I remember a time when I thought I had to retire from college so I could find a full-time job and help my family pay the bills. These experiences have greatly shaped the way I think about my research. In fact, I often reflect on my experiences when conducting research to see where hypotheses or potential gaps lie. Due to the personal connection I have with my research, I tend to be very passionate about my research as I often see myself in the students I study.

What advice would you give to first generation students in pursuing their academic goals?

The first thing I would say to first generation students is to recognize that you are meant to be here. Yes, it will be difficult along the way, but you can do it. I also advise students not to be afraid to ask questions and ask for help. When something is unclear or unfamiliar to you, feel free to seek help from a faculty member, advisor, and / or staff member. I also encourage students to ask multiple sources.

Likewise, first-generation students should seek a mentor. Mentoring has been shown time and time again to positively influence student success. In fact, at UTSA we have a wonderful first generation student-teacher mentorship program called First 2 Go and Graduate (F2G & G). I recently joined the F2G & G program as a faculty mentor and am currently looking for undergraduate students to mentor. I encourage students to contact me if they are interested.

Finally, don’t let the fear of failure hold you back in your studies. For me, failure can be a good thing, because it is in failing that there are opportunities for learning and growth. Growth that over time makes you more resistant to failure. In my approach to addressing my fear of failure and feeling like a sham, I always say to myself, “What do I have to lose? If they tell me ‘no’ all I can do is try again.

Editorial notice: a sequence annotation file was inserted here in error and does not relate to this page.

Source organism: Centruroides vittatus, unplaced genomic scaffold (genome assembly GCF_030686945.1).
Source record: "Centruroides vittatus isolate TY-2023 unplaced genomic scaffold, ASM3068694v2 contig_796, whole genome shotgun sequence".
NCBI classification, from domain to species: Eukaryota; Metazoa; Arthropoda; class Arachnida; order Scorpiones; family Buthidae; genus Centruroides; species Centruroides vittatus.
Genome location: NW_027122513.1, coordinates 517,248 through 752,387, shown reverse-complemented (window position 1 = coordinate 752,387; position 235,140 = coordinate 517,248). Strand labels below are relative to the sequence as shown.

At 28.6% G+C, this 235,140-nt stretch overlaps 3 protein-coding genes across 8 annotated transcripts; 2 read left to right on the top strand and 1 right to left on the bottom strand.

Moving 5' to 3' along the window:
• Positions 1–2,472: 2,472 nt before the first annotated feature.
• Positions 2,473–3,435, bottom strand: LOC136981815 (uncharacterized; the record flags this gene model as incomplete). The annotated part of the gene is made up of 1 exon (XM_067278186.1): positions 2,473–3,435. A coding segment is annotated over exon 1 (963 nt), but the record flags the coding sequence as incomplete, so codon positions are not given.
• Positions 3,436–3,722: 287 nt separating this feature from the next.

I would advise first generation students to engage with their peers. This engagement can be done in class, on a work-study basis, with a campus organization or with a study group. For me, this is important because some of the best learning comes from peer students. Finally, choose a workstation that is flexible with your school schedule and offers a learning opportunity. The forms of work that have proven to be beneficial for first generation students in my research are either workstations that are a) on campus; b) related to your major; or c) meaningful to you in some way.

What do you like to do when you have free time?

When I have free time, I like to spend time with my partner, Greg Sansone, who works at USAA and teaches in UTSA’s multidisciplinary studies program, and our two fur babies. I also love spending time barbecuing with my extended family who are here in San Antonio.

Janice G. Ball